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North-South preferential trade agreements, trade, and armed conflict

Tina M Zappile, University of Nebraska - Lincoln

Abstract

Do North-South preferential trade agreements (PTAs) hold promise for the expectation that increased economic interdependence contributes to more global peace? Contributing to the commercial institutional peace research, this dissertation calls into question the practice of treating North-South PTAs as similar to other agreements in assessing their effect on the relationship between trade and interstate armed conflict. The African Growth and Opportunity Act is used to develop and illustrate the following argument behind the contention that North-South nonreciprocal trade agreements are not expected to have a peaceful effect on their members. This type of trade agreement is unlikely to increase volumes of trade among its members, trade preferences incorporated in the agreement are often underutilized by less developed country members, providing few benefits to producers from less developed country member, these agreements do little to promise future expectations of gains from cooperation, and they have been recently used as political tools by developed country members. Results across two large-N logit models of dyadic data for years 1950-1985 and 1950-1999 suggest there is a significant difference between the effects of North-South PTAs versus other types of agreements on interstate armed conflict. In addition, North-South PTAs are found to have a null effect on interstate armed conflict, contrary to expectations put forth in the mainstream literature. Furthermore, membership in other types of trade agreements is found to have a positive effect on the probability of armed conflict, questioning the premise in the literature that preferential trade agreements pave the way for more peace.^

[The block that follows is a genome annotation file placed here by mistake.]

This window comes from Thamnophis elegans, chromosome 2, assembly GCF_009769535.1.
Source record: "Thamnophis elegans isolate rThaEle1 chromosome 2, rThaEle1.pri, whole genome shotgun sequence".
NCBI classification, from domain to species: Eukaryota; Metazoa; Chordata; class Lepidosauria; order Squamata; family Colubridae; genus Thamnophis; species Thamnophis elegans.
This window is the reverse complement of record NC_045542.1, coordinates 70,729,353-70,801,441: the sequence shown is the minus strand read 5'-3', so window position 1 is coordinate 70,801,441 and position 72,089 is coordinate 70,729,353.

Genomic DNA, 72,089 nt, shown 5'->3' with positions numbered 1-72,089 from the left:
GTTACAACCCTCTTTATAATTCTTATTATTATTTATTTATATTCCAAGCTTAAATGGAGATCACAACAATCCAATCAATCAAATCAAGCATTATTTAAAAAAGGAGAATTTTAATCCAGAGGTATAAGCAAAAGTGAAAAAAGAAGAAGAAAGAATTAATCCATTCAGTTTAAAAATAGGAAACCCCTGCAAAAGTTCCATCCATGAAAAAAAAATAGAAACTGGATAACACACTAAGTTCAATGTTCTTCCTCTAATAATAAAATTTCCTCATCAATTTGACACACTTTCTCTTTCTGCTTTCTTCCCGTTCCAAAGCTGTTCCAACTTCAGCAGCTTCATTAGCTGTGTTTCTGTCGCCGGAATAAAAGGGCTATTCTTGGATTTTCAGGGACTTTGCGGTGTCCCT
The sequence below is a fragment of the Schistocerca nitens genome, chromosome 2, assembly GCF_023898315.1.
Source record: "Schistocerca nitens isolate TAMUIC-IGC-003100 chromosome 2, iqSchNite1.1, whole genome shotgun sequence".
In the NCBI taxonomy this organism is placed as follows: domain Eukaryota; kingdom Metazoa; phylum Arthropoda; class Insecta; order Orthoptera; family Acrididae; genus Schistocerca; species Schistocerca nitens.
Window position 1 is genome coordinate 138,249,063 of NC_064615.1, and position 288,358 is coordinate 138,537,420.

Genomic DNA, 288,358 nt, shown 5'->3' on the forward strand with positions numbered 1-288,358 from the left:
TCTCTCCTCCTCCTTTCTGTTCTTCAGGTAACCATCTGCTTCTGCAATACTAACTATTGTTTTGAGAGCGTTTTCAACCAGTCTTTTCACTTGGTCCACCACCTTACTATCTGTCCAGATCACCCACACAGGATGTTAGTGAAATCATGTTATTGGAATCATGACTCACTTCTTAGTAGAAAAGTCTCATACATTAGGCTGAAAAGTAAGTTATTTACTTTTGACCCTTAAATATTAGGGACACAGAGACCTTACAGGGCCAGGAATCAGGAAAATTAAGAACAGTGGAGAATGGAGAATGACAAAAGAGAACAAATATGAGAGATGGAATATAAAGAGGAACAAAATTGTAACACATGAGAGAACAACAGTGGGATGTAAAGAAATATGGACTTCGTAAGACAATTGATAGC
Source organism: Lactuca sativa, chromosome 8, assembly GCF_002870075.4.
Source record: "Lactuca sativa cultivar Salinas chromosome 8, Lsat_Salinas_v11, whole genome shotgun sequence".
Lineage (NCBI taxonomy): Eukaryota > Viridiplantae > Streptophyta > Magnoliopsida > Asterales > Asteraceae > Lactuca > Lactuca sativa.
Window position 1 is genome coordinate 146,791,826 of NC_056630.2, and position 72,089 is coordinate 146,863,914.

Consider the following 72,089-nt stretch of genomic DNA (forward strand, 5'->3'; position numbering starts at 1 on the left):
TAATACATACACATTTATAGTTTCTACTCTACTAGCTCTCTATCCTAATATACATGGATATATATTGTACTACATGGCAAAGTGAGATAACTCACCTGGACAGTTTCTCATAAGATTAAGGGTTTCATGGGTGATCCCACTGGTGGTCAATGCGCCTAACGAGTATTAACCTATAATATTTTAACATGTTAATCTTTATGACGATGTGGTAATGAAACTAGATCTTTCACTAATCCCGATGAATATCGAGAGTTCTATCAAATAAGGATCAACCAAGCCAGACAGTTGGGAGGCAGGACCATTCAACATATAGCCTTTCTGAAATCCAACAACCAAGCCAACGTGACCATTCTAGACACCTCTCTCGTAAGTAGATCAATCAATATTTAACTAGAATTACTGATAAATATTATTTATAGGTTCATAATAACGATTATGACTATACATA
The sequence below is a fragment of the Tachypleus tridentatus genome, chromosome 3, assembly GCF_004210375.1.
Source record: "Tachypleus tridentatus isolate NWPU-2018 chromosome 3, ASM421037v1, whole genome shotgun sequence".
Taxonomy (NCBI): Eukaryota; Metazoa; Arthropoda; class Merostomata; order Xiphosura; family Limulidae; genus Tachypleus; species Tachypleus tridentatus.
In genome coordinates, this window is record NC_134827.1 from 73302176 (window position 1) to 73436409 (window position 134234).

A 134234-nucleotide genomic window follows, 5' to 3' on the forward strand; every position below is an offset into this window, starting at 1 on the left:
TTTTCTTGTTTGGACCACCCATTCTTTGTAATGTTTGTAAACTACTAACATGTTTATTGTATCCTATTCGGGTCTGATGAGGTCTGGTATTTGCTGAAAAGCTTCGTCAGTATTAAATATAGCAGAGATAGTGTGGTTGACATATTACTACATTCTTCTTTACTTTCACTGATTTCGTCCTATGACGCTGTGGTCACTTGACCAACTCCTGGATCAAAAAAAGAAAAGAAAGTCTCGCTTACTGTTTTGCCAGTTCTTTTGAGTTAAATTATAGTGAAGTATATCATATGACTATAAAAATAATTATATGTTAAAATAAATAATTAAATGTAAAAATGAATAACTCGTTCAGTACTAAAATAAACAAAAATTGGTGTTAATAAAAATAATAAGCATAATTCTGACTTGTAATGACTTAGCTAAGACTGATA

Subject Area

Political Science, International Relations|Political Science, General

Recommended Citation

Zappile, Tina M, "North-South preferential trade agreements, trade, and armed conflict" (2011). ETD collection for University of Nebraska - Lincoln. AAI3444289.
http://digitalcommons.unl.edu/dissertations/AAI3444289

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